Oebalus pugnax, the rice stink bug, is a flying insect in the shield bug family Pentatomidae native to North America[1] that has become a major agricultural pest in the Southern United States.[2] It has been a known pest since at least the time of Johan Christian Fabricius, who described the species in 1775.

Oebalus pugnax
Scientific classification Edit this classification
Domain: Eukaryota
Kingdom: Animalia
Phylum: Arthropoda
Class: Insecta
Order: Hemiptera
Suborder: Heteroptera
Family: Pentatomidae
Genus: Oebalus
O. pugnax
Binomial name
Oebalus pugnax
(Fabricius, 1775)

Description edit

The adult Oebalus pugnax measures 0.375 inches (9.5 mm) to 0.50 inches (13 mm) long. It has a narrow profile that forms the shield shape characteristic of other stink bugs. These true bugs are typically straw-colored with sharp points on the apex of the shield and a yellow triangle exhibited on center of the shield. Some adults have gray coloring near the yellow triangle, while others may be a darker brown rather than straw-colored. However, the rice stink bug is easily distinguished from other stink bugs because of its narrower profile and lighter color than, for example, the brown marmorated stink bug.[2]

Behavior and crop damage edit

The rice stink bug is a significant pest of rice crops in the southern U.S., including Mississippi, Arkansas, Louisiana, and Texas (the Rice Belt). This agricultural pest is known to attack cereal crops with small seeds,[3] particularly wheat, sorghum, and rice. The insect also lives in wild grasses such as Johnson grass, barnyard grass, and sedge, making control of cash crops difficult.[4] They are occasionally found on other crops in which grasses are prevalent between the rows, even though the insect may ignore the field crop. The insect is extremely mobile and is known to travel en masse in and out of fields quickly in search of more favorable foods.[5]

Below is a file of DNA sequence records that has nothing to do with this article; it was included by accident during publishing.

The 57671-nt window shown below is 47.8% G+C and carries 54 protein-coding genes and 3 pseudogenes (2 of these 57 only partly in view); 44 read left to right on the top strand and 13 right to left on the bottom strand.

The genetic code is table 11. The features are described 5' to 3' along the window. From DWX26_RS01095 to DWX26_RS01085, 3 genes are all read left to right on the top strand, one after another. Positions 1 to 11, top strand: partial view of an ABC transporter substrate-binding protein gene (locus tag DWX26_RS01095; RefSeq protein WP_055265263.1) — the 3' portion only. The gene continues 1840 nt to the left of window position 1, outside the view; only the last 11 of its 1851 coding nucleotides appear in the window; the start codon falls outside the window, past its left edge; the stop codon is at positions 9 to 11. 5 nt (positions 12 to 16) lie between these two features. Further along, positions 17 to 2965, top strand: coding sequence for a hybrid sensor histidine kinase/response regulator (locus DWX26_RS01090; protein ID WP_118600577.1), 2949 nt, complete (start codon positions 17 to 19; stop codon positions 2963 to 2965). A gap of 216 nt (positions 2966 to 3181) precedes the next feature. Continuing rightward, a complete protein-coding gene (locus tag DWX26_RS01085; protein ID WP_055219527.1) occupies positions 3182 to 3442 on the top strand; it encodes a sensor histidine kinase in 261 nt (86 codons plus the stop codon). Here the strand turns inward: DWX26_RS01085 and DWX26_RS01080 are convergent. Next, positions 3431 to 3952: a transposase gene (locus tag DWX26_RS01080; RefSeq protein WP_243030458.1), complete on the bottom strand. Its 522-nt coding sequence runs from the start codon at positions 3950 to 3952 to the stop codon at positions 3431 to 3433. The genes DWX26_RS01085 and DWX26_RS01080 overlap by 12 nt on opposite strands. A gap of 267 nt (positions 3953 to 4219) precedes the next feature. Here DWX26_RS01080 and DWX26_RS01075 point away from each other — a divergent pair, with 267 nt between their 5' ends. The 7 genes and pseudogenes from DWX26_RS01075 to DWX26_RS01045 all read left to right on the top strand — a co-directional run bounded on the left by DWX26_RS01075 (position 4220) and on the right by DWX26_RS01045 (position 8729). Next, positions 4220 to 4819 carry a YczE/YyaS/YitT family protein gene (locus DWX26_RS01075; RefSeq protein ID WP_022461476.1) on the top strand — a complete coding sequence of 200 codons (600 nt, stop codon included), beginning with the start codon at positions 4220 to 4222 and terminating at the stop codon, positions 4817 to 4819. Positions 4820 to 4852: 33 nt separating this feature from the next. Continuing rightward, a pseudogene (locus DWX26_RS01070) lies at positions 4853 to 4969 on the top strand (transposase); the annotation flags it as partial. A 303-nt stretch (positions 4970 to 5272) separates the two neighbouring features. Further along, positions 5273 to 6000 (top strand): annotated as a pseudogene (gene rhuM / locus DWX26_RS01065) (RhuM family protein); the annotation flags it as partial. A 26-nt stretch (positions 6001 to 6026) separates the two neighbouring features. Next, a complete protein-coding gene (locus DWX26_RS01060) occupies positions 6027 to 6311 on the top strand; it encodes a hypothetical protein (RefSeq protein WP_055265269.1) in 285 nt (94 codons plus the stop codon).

Non-food crop hosts of the rice stink bug include: Echinochloa crusgalli, Echinochloa colona, Digitaria sanguinalis, Panicum dicotomiflorum, Phalaris minor, Paspalum urvillei, and Sporobolus poiretti; the last two are the most common species that the bug prefers.[6]

The rice stink bug will damage a developing seed head by feeding on the seed's endosperm, leaving an empty shell or shriveled kernels. This type of damage can precipitate microorganism diseases and other crop losses, most notably discoloration, "pecky rice," and lower quality produce.[4] When Oebalus pugnax are found in non-target crops such as standing corn, they can be ignored since they "generally do not feed in corn."[3] However, seedling corn is susceptible to the rice stink bug.[5]

Although the rice stink bug is the source cause of "pecky rice" damage in rice crops, the kernel spotting and discoloration is the result of a fungal infection of the rice kernels by fungi such as species of the ubiquitous genus Fusarium.

Related species edit

In South America, the small rice stink bug, Oebalus poecilus (also Solubea poecila), is the most destructive pest of rice crops. It attacks rice, barley, oats, corn, and wheat, while it occasionally attacks soybean, cotton, and guava.[6] The small rice stink bug looks similar to the rice stink bug.

See also edit

References edit

  1. ^ Henry, Thomas J.; Froeschner, Richard C. (1988). Catalog of the Heteroptera, or True Bugs of Canada and the Continental United States. Brill Academic Publishers. ISBN 0-916846-44-X.
  2. ^ a b "Rice Stink Bug (Oebalus pugnax)". Louisiana State University AgCenter. Archived from the original on 2011-11-22. Retrieved 2012-04-08.
  3. ^ a b Angus Catchot (2011-05-03). "Treating Stink Bugs in Small Corn". Mississippi State University Extension Service. Retrieved 2012-04-08.
  4. ^ a b "Rice Stink Bug". Texas A&M University AgriLife Extension. Retrieved 2012-04-08.
  5. ^ a b Gus Lorenz (2011-04-15). "Rice and Brown Stink Bugs in Wheat- What's Up with That?". University of Arkansas Extension Service. Archived from the original on 2016-04-22. Retrieved 2012-04-08.
  6. ^ a b Antônio R. Panizzi (1997). "Wild hosts of pentatomids: ecological significance and role in their pest status on crops" (PDF). Annual Review of Entomology. 42: 99–122. doi:10.1146/annurev.ento.42.1.99. PMID 15012309.[permanent dead link]